SASE: Enforcing the Zero Trust Imperative in a Mobile-First World

By Atos staff

Over the last three decades, traditional cybersecurity approaches have centered around connecting end-users to proprietary data and business applications hosted in servers residing behind secured perimeters. The traditional trust but verify models run on a static set of parameters hardwired into authentication policies. However, in the recent decade, we are witnessing the mainstreaming of never trust, always verify, or a Zero Trust approach that seeks to eliminate implicit trust and privileges from the equation to limit the incidence of malicious perpetrations. The contemporary approach can be well-appreciated in light of the recent developments in which the UN reports a 350%  increase in phishing incidents and Interpol have issued cybersecurity advisory in the wake of the COVID-19 induced disruptions.

In an era of ubiquitous computing and software-defined business services, where data resides beyond the organizational boundaries, successful orchestration of Zero Trust Network Access (ZTNA) pivots on the ability of the administrators to gain complete visibility of the networked assets and the transient end-user pool. The efforts to reduce the available network attack surface can be undermined by a range of factors, including the migration of sensitive information to the cloud, prevalence of mobile-centric work culture, and the growing popularity of the software-as-a-service (SaaS) apps. This is where architectures like Secure Access Service Edge (SASE) can be used to balance cybersecurity imperatives and business interests against stakeholder expectations.

The SASE framework runs on a cloud-back delivery model, dovetailing network security solutiuons like Data Loss Protection (DLP), ZTNA, Cloud Access Security Broker (CASB), etc. into a cohesive platform. Its capabilities are projected in real-time, defined by the sum of continuous risk evaluations, enterprise compliance positions, and privilege rules, to allow conditional access for groups and systems to enterprise resources.

In this backdrop, some of the most prominent voices in the network security domain today examine how companies can accentuate their cybersecurity policies by successfully embedding Zero Trust and SASE into their enterprise vision. It involves closing a range of existing loopholes in their IT matrix to reap a cumulative return on their cybersecurity investments.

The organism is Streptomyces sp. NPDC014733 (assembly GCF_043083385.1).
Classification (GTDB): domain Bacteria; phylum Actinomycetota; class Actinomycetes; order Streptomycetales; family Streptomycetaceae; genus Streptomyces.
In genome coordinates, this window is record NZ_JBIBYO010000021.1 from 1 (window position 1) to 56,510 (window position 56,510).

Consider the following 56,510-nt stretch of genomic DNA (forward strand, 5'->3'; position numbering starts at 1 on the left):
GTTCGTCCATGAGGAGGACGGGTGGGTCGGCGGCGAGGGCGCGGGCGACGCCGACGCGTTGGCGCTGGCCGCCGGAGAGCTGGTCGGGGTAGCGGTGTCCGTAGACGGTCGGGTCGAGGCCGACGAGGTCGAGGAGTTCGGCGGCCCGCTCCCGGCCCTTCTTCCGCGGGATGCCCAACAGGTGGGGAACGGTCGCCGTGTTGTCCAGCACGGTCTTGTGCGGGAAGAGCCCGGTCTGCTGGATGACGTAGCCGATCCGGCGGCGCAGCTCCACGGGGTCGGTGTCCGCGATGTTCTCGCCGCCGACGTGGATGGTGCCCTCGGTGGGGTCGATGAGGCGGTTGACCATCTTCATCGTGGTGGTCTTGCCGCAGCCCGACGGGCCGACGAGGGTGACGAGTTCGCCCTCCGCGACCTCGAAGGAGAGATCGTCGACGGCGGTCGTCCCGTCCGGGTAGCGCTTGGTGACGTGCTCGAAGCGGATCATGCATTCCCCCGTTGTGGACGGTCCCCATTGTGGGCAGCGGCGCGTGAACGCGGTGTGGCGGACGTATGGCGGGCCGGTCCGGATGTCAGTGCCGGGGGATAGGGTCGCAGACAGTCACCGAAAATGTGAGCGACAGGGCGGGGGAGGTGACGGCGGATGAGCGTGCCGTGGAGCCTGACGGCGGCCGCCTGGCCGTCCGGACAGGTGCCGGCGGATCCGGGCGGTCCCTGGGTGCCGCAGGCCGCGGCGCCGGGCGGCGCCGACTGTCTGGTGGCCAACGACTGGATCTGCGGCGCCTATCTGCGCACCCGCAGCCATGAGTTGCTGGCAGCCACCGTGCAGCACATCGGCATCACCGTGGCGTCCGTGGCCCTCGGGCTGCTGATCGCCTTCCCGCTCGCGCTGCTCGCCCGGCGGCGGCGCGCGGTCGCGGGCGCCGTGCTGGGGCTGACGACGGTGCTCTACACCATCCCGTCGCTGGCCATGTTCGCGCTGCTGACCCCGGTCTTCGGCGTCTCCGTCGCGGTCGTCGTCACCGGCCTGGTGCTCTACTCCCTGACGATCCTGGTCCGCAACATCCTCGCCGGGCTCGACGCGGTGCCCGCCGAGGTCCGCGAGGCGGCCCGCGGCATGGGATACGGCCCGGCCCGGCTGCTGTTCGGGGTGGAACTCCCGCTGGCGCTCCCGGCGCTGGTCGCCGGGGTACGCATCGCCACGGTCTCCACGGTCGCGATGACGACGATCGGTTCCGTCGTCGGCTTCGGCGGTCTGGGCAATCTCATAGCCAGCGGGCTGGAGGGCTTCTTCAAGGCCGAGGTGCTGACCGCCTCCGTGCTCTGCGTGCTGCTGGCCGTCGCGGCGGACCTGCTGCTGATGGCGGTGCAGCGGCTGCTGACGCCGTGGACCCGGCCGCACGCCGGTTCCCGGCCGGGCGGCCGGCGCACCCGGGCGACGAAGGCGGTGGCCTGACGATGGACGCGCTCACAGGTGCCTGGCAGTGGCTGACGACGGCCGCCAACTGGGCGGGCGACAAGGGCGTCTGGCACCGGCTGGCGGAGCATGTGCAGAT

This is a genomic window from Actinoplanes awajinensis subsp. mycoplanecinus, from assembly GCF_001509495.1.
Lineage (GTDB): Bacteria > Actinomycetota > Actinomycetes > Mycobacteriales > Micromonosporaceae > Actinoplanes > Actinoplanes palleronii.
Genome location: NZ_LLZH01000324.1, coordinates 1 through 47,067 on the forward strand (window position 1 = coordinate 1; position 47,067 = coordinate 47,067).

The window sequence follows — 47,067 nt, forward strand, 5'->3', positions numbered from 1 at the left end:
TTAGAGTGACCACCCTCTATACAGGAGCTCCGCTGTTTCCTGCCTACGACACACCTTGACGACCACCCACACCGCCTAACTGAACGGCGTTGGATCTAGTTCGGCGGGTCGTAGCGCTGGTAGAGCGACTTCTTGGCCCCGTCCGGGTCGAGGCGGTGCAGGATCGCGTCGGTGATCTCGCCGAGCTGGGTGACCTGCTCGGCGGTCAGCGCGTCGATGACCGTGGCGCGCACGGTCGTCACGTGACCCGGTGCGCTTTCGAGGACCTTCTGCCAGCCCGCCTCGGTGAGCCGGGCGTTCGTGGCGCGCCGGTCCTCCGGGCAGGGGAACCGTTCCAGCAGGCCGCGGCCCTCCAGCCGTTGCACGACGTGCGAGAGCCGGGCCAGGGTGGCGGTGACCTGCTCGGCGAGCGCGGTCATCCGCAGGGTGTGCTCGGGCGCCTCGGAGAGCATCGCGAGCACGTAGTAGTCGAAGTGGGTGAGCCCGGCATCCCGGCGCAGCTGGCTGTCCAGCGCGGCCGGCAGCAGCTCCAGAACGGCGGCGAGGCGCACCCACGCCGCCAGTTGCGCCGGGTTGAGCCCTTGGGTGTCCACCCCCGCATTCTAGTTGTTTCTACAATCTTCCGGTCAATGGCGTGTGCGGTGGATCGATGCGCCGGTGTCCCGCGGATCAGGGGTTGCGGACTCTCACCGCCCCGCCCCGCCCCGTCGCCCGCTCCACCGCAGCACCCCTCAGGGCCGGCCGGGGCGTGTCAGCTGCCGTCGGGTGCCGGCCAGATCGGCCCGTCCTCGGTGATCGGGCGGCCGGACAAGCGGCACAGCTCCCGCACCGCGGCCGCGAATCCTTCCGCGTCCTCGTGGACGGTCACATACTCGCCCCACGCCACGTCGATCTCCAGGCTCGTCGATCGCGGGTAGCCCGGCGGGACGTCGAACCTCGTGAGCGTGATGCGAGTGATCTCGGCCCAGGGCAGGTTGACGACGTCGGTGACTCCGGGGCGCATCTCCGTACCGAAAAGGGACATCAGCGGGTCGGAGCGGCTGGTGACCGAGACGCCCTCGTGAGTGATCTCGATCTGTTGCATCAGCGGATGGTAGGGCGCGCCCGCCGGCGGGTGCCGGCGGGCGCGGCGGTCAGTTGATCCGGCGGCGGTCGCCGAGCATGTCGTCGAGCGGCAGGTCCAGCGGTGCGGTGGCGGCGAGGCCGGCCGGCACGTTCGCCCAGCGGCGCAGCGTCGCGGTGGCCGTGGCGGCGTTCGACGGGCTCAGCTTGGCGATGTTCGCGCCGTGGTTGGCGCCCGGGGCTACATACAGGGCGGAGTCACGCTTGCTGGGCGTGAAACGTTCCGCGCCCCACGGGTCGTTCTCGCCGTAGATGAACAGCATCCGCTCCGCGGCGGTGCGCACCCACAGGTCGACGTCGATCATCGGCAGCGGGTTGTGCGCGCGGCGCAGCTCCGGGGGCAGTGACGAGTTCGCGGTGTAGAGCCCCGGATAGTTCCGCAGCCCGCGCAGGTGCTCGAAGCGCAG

Acknowledging the flip in the conventional notion of access

Before formulating an effective defense, the enterprise primarily needs to understand the seismic shift that has rendered many security best practices that were golden standards, even a decade ago, obsolete. The fortress data centers designed to bolster in-house security initiatives in silos are giving way to managed security service providers possessing a broader inventory of capabilities and bringing the one-to-many knowledge to the table. From static fire-wall-driven approaches, access management’s fulcrum is shifting toward the device-agnostic, identity evaluation of the end-users, based on a set of rules that can be remotely altered on the fly. With the extension of the IoT and edge computing closer to the shop floor, network security will be related to the mitigation of grey areas like unverified device access to the enterprise networks, lying beyond the traditional scope of the business IT.

Today’s business IT is essentially characterized by the waning away of the classical perimeter. According to Eric Taylor, Chief Technology Officer of Cybersecurity Services, Atos North America, the perimeter approach is no longer relevant with more data exploding into the cloud. “Least privilege per request access decision, the basic premise of the Zero Trust approach can be easily implemented with the capabilities provided by SASE vendors and Idendity Access Managmenet solutions that allow businesses to reimagine their security strategies by exploiting them at an optimized cost,” he says. Evan Woollacott, Senior Analyst, TBR, agrees. In his opinion, as companies begin to deploy more SASE applications to enable their remote workforce and curb the abuse of access privileges, they will look for integrated offerings that can reduce the total cost of ownership, attend the agility of scale in amplifying end-user experience and ensure the security of critical IT infrastructure components.